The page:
Business Valuation – A Discounted Cash Flow Perspective

 Business Valuation – A Discounted Cash Flow Perspective



Discounting of Revenues and Expenses

Business valuation involves the study of many aspects of a business, including anticipated revenues and expenses. Because cash flows extend over time, a discounted cash flow cash discount processing  (DCF) model can be a helpful tool. A discounted cash flow analysis for a business valuation requires the analyst to consider two components: (i) a projection of ongoing revenues and expenses of the foreseeable future; and, (ii) a determination of the discount rate to be used.

Ongoing Revenues and Expenses

Projecting a business’ expected ongoing revenues and expenses requires expertise in the business’ specific field. For example, a DCF analysis for purchasing an office tower requires input from commercial real estate specialists. Similarly, a DCF analysis of a proposed mine requires the involvement of geologists.

Discount Rate

Selecting the discount rate requires us to consider two components: (i) the cost of capital; and, (ii) the risk premium associated with the stream of projected net revenues.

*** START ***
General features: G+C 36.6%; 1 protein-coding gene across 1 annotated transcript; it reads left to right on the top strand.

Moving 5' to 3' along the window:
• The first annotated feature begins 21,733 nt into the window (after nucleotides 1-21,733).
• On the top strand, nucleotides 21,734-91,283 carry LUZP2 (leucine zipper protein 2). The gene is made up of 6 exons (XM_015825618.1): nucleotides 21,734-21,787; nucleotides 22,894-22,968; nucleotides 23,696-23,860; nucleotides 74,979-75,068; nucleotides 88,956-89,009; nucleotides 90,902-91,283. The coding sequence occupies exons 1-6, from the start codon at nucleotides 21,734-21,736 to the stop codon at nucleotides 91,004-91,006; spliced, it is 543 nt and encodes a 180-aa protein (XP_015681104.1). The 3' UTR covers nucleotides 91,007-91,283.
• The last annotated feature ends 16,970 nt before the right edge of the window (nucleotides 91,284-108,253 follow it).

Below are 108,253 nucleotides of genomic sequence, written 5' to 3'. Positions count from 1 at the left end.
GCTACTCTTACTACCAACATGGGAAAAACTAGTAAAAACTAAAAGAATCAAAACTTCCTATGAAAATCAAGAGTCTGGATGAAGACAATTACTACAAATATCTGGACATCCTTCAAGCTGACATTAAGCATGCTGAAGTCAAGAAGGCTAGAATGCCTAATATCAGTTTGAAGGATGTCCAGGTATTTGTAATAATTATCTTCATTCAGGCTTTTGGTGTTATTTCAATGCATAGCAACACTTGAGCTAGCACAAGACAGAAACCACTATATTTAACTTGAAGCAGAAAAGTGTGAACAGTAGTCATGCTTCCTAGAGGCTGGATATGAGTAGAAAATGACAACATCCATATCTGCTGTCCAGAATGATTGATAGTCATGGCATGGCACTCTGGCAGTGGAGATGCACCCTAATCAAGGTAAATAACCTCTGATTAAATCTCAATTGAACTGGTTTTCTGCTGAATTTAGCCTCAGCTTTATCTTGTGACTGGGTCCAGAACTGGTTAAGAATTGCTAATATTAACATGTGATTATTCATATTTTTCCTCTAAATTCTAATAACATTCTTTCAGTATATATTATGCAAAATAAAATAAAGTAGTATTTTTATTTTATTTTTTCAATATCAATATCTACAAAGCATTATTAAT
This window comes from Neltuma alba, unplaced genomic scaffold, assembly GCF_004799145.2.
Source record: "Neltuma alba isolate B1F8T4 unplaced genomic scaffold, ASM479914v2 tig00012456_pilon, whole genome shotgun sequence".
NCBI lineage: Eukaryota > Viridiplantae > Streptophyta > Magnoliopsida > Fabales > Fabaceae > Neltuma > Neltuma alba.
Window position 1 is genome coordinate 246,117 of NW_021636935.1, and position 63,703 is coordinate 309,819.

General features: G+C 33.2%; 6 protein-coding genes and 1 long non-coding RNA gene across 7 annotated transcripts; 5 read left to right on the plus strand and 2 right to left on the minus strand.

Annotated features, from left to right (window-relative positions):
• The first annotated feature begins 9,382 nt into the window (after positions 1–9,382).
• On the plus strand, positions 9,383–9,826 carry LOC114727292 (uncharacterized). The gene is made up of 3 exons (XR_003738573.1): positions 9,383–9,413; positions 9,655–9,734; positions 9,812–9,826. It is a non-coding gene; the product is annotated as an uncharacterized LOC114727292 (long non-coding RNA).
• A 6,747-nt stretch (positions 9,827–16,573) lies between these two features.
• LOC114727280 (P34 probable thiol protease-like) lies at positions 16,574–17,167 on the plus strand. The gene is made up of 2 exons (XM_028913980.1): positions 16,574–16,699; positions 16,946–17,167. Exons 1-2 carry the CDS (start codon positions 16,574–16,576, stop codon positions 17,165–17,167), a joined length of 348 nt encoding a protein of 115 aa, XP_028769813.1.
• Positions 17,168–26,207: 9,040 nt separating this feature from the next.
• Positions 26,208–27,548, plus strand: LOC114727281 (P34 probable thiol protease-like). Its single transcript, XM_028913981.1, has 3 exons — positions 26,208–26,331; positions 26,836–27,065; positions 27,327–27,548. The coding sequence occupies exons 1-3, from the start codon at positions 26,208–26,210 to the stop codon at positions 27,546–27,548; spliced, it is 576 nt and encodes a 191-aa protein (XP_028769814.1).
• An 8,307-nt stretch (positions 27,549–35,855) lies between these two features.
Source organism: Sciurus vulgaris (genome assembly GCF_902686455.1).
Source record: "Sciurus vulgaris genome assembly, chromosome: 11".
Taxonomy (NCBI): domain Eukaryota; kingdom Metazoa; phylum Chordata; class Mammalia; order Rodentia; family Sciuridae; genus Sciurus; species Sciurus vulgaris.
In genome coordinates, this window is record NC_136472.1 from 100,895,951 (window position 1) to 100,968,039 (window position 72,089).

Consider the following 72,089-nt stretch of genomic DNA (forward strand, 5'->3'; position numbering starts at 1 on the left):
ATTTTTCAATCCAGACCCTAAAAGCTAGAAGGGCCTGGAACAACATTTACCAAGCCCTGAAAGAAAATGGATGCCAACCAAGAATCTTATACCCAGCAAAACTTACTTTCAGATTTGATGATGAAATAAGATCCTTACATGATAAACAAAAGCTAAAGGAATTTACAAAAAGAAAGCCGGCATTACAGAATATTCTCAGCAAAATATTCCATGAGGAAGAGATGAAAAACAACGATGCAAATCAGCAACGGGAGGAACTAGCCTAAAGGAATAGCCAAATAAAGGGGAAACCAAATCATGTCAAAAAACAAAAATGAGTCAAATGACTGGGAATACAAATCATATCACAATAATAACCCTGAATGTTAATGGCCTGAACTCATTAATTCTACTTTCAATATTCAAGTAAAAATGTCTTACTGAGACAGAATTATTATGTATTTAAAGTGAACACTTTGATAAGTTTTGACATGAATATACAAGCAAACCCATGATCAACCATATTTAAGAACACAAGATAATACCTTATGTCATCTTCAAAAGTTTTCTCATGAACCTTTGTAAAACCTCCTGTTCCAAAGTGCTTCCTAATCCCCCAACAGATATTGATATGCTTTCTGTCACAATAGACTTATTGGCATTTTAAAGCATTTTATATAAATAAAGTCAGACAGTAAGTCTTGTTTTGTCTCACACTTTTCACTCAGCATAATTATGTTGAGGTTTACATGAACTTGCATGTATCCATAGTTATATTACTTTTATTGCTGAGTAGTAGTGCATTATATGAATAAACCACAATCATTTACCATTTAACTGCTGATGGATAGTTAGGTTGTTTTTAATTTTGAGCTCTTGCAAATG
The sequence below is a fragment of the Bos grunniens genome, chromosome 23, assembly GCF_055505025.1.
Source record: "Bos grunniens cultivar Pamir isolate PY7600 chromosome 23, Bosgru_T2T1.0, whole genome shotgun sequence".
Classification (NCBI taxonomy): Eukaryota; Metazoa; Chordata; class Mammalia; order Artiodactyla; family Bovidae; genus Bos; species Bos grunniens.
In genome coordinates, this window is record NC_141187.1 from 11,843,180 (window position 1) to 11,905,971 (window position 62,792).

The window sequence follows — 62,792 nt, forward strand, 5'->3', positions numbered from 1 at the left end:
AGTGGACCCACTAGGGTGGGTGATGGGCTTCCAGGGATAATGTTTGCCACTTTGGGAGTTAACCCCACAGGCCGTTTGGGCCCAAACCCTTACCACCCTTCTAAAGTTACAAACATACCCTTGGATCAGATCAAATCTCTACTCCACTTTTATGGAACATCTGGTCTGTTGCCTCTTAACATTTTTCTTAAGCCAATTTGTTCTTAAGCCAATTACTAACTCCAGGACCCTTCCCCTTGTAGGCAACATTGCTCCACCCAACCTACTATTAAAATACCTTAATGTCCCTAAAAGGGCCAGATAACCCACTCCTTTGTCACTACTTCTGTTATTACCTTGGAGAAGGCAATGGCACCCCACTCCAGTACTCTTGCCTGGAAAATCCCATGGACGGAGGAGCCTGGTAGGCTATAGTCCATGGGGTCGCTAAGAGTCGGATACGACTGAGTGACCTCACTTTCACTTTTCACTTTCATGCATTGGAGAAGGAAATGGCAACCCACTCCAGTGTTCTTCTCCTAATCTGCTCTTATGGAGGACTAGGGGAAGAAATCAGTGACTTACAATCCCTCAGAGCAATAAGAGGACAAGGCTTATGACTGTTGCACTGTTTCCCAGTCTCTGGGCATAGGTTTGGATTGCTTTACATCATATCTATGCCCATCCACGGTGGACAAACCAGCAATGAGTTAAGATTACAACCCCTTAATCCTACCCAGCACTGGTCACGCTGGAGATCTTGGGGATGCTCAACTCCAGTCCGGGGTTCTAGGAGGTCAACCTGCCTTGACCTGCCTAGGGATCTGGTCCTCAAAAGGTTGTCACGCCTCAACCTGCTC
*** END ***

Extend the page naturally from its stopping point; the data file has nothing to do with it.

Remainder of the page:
Capital is a productive asset that commands a rate of return. If a business purchase is financed by debt, the cost of capital simply equals the carrying charges on the finance loan. If the business purchase is financed by the owner’s equity, the relevant cost of capital would be the “opportunity cost” of the capital – the net income that the same capital would generate if committed to its next-best alternative.

The choice of discount rate must consider not only the owner’s cost of capital, but also the risk of the business investment. Some types of investment are more risky than others. In the case of a riskier business, it is appropriate to include a higher discount rate.

Sample DCF Model for Business Valuation



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